President Trump capped off a dizzying first week in office by signing an executive order directing the construction of a border wall with Mexico. And, on Thursday, his administration sought to address the two biggest questions plaguing the project: Who is going to pay for it and how?

Sean Spicer, the White House press secretary, seemed to suggest—at least temporarily—that the United States would impose a 20 percent tariff on all imports from Mexico to generate revenue for the wall. Or perhaps he didn’t—his wording was unclear, and many people thought he was describing what’s known as a border adjustment tax, and not a tariff at all. After considerable controversy quickly ensued, Spicer walked the plan back an hour later, offering that a tariff was only one possibility. “It could be a multitude of things. Right? It could be, instead of 20 percent it could be 18 it could be 5,” Spicer told reporters. “We could go in another direction, we could talk about tariffs, we could talk about, you know, other, custom-user fees, or a hundred other things.”

With an executive order now set, the question of how the multi-billion-dollar project would be funded persists. To get a sense of how a tariff (or a border adjustment) would work and who would ultimately pay for it, I spoke with Douglas Irwin, an economist at Dartmouth University, who writes extensively on U.S. trade. The interview below has been lightly edited for clarity.


Adam Chandler: In the last 24 hours, the Trump administration seemed to propose and then un-propose a 20 percent tariff on Mexican imports. If the United States did decide to impose such a tariff, how would that happen?

Douglas Irwin: The first question is does the president have authority to do such a thing? And it’s not clear the president does. Under the Trade Act of 1974, the president is allowed to impose 15 percent tariff for balance-of-payments purposes and only for 150 days. And after that it would need Congress’ approval.

Chandler: Are any there exceptions to that rule?

Irwin: If we’re talking about across-the-board tariffs for all imports or all imports from a particular country, there’s basically that provision, otherwise the president is going to have to invoke national security. This administration might do that, but that’s an extreme step. To say that there is a national security or national emergency that requires those tariffs.

There is a question out there about whether the president can unilaterally do this. I tend to think most of the statements coming from the White House are related to the border tax adjustment. And there’s been a lot of confusion about that. If implemented correctly through Congressional legislation, [a border tax adjustment] basically becomes a sales tax. Any product sold in the United States is subject to that tax whether it’s produced domestically or overseas. That’s the way a lot of other countries do it and that’s a fairly normal practice.

Chandler: So who will end up paying for any of this?

Irwin: It will mainly be on consumers. Consumers will pay the higher price and I think that’s ultimately where most of the taxes are going to come from. You know, there’s an old saying: Most cities in the United States have a dog tax. Does that mean dogs pay the tax? No, the owners of the dogs pay the tax.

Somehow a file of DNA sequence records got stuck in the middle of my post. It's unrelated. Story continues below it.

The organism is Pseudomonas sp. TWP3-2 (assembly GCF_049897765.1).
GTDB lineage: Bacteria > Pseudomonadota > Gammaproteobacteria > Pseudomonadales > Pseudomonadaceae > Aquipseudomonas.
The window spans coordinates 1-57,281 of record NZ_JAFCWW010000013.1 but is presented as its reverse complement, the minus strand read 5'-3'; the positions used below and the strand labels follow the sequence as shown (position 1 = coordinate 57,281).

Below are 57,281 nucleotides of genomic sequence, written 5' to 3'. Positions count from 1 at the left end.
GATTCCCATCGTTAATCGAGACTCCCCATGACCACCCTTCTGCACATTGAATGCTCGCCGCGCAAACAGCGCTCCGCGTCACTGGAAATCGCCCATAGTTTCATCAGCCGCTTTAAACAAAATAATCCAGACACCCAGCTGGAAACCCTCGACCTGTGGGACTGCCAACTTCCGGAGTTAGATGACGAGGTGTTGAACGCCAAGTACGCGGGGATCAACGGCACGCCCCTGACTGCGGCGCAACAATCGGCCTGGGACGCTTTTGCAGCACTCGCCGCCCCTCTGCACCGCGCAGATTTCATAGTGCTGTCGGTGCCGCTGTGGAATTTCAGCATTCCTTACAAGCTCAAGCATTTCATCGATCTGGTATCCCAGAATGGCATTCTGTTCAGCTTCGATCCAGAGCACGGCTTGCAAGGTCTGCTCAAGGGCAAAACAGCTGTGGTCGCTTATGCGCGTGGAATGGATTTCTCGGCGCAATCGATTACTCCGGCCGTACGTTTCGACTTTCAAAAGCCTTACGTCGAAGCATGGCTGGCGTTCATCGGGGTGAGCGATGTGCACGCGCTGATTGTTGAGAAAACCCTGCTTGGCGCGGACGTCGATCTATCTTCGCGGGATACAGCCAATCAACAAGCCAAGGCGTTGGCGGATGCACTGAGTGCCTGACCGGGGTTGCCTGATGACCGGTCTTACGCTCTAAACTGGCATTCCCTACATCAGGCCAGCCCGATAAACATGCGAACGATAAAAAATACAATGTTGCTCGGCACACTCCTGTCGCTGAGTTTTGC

So you tax companies. Are you really taxing companies? No, the incidences are going to be on the owners of the companies or the consumers who buy from those companies. Tax incidence is a tricky thing to assess.

Chandler: Mexico is America’s third-largest goods trading partner and our fourth-largest supplier of oil. Which goods would be most affected by a tariff? What would the biggest consequences be if somehow it got enacted?

Irwin: Well, the biggest consequence will be for the supply chains of the manufactures that go across the U.S.-Mexico border, particularly the automobile industry. What they rely on is the fact that there is basically free trade and so they’re just paying the transportation costs, and can move certain parts of the production process either north or south of the border. But if you impose a tariff on that, then it makes it not economical to do that. And, as a result, companies wind up locating production either in Mexico or the United States, but you don’t get this production sharing that’s a big part of what the auto industry does.

Chandler: Just a few weeks ago, President Trump said he opposed border adjustments and went against decades of policy by suggesting that the U.S. dollar is too strong. With recent developments in mind, do you have a sense that the president has a longview here with regard to trade? Is there a narrative that makes sense to you or is it just haphazard?

Irwin: Well, I think the problem is they keep saying they want to get a better deal and these are tariff threats to get a better deal, a better NAFTA, or what have you. And I don’t think there’s a clear identification of what constitutes a better deal. The number they always point to is the fact that we have a trade deficit with Mexico. But trade agreements don’t guarantee particular outcomes. So just because you have a trade agreement doesn’t mean that there’s going to be a trade surplus or trade deficit. It doesn’t govern that.

When we have a sales tax on something, that doesn’t determine whether people buy a lot of it or a little, that’s just part of the price. It’s up to people to decide for themselves whether they want to buy something or not. It’s the same when we have free trade or when we have high tariffs; what’s determining the trade deficit is something else. It’s really determined by financial flows between countries, which way capital is moving. And that’s independent of the trade agreement.